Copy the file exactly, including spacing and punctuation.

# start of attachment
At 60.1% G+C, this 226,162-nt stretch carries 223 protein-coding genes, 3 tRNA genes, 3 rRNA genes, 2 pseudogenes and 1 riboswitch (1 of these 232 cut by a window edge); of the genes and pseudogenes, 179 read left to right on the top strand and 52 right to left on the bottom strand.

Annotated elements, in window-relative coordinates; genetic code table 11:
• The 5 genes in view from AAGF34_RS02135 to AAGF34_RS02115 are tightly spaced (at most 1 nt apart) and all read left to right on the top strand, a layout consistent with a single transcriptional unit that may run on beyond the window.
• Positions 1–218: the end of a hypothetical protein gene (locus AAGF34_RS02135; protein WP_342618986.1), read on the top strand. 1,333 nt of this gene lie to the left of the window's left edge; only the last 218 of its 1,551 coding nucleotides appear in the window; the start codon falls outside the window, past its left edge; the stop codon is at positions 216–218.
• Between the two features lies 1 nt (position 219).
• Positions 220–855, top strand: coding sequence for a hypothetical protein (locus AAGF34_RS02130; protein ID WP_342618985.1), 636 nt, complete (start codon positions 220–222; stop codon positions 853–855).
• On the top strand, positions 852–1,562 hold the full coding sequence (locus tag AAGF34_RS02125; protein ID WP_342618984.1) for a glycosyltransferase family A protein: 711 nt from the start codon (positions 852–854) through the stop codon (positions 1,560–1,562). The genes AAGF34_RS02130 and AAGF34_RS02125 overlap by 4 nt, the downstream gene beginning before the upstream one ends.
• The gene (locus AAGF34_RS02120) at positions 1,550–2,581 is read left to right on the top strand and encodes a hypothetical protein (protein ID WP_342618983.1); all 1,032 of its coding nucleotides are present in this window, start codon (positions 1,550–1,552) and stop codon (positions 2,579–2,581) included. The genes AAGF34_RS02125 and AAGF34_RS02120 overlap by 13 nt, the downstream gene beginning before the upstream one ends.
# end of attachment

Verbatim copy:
At 60.1% G+C, this 226,162-nt stretch carries 223 protein-coding genes, 3 tRNA genes, 3 rRNA genes, 2 pseudogenes and 1 riboswitch (1 of these 232 cut by a window edge); of the genes and pseudogenes, 179 read left to right on the top strand and 52 right to left on the bottom strand.

Annotated elements, in window-relative coordinates; genetic code table 11:
• The 5 genes in view from AAGF34_RS02135 to AAGF34_RS02115 are tightly spaced (at most 1 nt apart) and all read left to right on the top strand, a layout consistent with a single transcriptional unit that may run on beyond the window.
• Positions 1–218: the end of a hypothetical protein gene (locus AAGF34_RS02135; protein WP_342618986.1), read on the top strand. 1,333 nt of this gene lie to the left of the window's left edge; only the last 218 of its 1,551 coding nucleotides appear in the window; the start codon falls outside the window, past its left edge; the stop codon is at positions 216–218.
• Between the two features lies 1 nt (position 219).
• Positions 220–855, top strand: coding sequence for a hypothetical protein (locus AAGF34_RS02130; protein ID WP_342618985.1), 636 nt, complete (start codon positions 220–222; stop codon positions 853–855).
• On the top strand, positions 852–1,562 hold the full coding sequence (locus tag AAGF34_RS02125; protein ID WP_342618984.1) for a glycosyltransferase family A protein: 711 nt from the start codon (positions 852–854) through the stop codon (positions 1,560–1,562). The genes AAGF34_RS02130 and AAGF34_RS02125 overlap by 4 nt, the downstream gene beginning before the upstream one ends.
• The gene (locus AAGF34_RS02120) at positions 1,550–2,581 is read left to right on the top strand and encodes a hypothetical protein (protein ID WP_342618983.1); all 1,032 of its coding nucleotides are present in this window, start codon (positions 1,550–1,552) and stop codon (positions 2,579–2,581) included. The genes AAGF34_RS02125 and AAGF34_RS02120 overlap by 13 nt, the downstream gene beginning before the upstream one ends.